Never seed nuffin, cause I’m werry hard o’hearing
Nowadays, we take it for granted that the streetlights are lit as soon as it gets dark, but that has not always been the case. Wealthy Romans had a slave, a ‘laternarius’ who was responsible for lighting the lamp(s) on the outside of their villas, but anyone walking from A to B had to bring an oil lamp (or a slave with an oil lamp) to light his way. This remained the situation until well into the Victorian Age, although the slaves were by then replaced by servants or people with a light hired on the spot.
At various times, efforts were made by the authorities to force householders to light a lamp on the outside of their building, but they cast at best a gloomy shadow on the house itself and anyone walking in the street was in grave danger of treading into something unpleasant, or of meeting with undesirable characters hiding in dark corners. With the invention of gas lighting and the ever growing appearance of public lanterns and lampposts, there was no longer a need for individual house lanterns. But, until these public lights had covered the whole of the city, Londoners were obliged to arrange for lighting if they wanted to go out at night. If you were rich enough, you could have one or two liveried servants running in front of your own carriage with a light. Many houses had so-called ‘torch-extinguishers‘ or ‘torch-snuffers’ on their gates.
But, if you were less endowed with carriages or servants, you could hire the services of a link-boy. He would light your way with a link, a torch made of the dried pith of a rush plant dipped in fat or grease. These link-boys were usually poor urchins who tried to earn a bit of money. They had a bad reputation for luring the unwary traveller to a dark corner where he would fall into the hands of thieves with dire consequences.(1)
Let constant Vigilance thy Footsteps guide;
And wary Circumspection guard thy side;
Then shalt thou walk unharm’d the dang’rous Night,
Nor need th’officious Link-Boy’s smoaky Light.(2)
We find other authors also referring to link-boys, for instance Samuel Pepys, who regularly mentions them in his Diary, as on 4 February, 1660, “So with a linkboy to Scott’s” and on 22 June that same year, “and so by link home about 11 o’clock”. Dickens has a link-boy figuring in The Pickwick Papers: “Yes, there is”, interposed the link-boy, “I have been a ringing at it ever so long”. And W.M. Thackeray inThe luck of Barry Lyndon has them lighting the way in Dublin, “and so we rode on slowly towards Dublin, into which city we made our entrance at nightfall. The rattle and splendour of the coaches, the flare of the linkboys, the number and magnificence of the houses, struck me with the greatest wonder”.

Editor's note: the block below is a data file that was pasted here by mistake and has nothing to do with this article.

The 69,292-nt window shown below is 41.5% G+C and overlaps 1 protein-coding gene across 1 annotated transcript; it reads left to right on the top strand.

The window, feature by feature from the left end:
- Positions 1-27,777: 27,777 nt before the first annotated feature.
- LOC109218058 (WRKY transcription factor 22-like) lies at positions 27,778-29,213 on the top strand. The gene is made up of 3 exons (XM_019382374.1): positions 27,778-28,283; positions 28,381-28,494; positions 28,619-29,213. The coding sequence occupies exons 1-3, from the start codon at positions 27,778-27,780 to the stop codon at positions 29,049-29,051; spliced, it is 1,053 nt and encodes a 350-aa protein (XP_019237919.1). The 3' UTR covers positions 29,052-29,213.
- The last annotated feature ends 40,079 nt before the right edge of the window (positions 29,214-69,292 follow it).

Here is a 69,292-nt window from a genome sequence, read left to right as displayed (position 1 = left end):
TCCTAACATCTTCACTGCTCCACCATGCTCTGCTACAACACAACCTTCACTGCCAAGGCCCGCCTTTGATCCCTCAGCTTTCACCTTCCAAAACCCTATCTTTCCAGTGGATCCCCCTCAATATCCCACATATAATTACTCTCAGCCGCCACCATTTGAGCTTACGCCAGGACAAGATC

A newspaper of 1840 refers to the declining need for link-boys/men and the strive amongst them for the best patches to pick up a customer in the report on a court case at Marlborough Magistrate Court(3). The journalist refers to linkmen as “useful nuisances on dark nights, once indispensable appendages to aristocracy” which are becoming a thing of the past because of gas lighting and an increased police force. One of these linkmen, whose name we incidentally never learn, brought a complaint about a policeman to the court, because he had allegedly been shoved and pushed out of the way for no reason. He was given the opportunity to state his case and the journalist tried to transcribe his statement phonetically:
“Arter I’d verk’d off the nobility and gentry at the Collerseum, I jest thought out of nateral curiosity as I’d jest look in, in my vay home to Vestminster, at the Hannever-skvare rooms, vere there jest happened to be a hevening consort, and ven I got there the company vast jest haccidental a coming out. Vhile I vornt a thinking of not nithin and doing nithin not to nobody votsomdever, up come this here pleseman and treads slap bang on my toes. Hullo, ses I, good luck to yer, mind vot yer arter, and vith that he stomps on em again. Do you call sitch proper usage for a man, ses I. Cut yer lucky, ses he, or I’m blest if I don’t stomp on yer head next. Vith that he shoves and shoves me off the curb, till I werry nearly went heel over tip slap into the kindle.”
The policeman said in his defense that “he had been ordered to keep the passage to the rooms clear for the company, and in particular not to allow the linkmen and cabdrivers to muster in their usual numbers”. As his witnesses he called James O’Leary (nickname Paddy Carey), the unofficial head of the regular linkmen of the area, the “St. Giles’s illuminati“, and Jack Greathead, another linkman “second only in reputation” to Paddy. Jack produced a large brass badge and said that he was the “principal linkman to her Majesty’s Royal Hopera-house and Hanover-skvare Rooms”. When asked what he knew of the alleged assault, Jack said that “that er waggerbun” had been encroaching on their patch and it served him right if he got into trouble with the policeman, “He arn’t von of us. He aint got no badge, and he never know’d how to handle a link”. He goes on to fulminate against the linkman and the magistrate has to repeat that he just wants to know what Jack has seen of the assault to which he replied “Never seed nuffin, cause I’m werry hard o’hearing” after which pronouncement he immediately returns to his complaint about the linkmen who should not have been there. Since the regulars were obviously not willing to testify against the policemen, but were far more interested in getting their own back on the interloper, and the complainant was unable to prove the assault, the case was dismissed. The paper reports the linkman’s reaction to the dismissal, “Oh, werry well. The police does jest as they likes vith us now, but they’ll find the boot’s on t’other leg werry soon”.
(1) More on the history of rushlights here
(2) John Gay, Trivia, 1716, book III, lines 111-114.
(3) The Morning Post, 14 May 1840.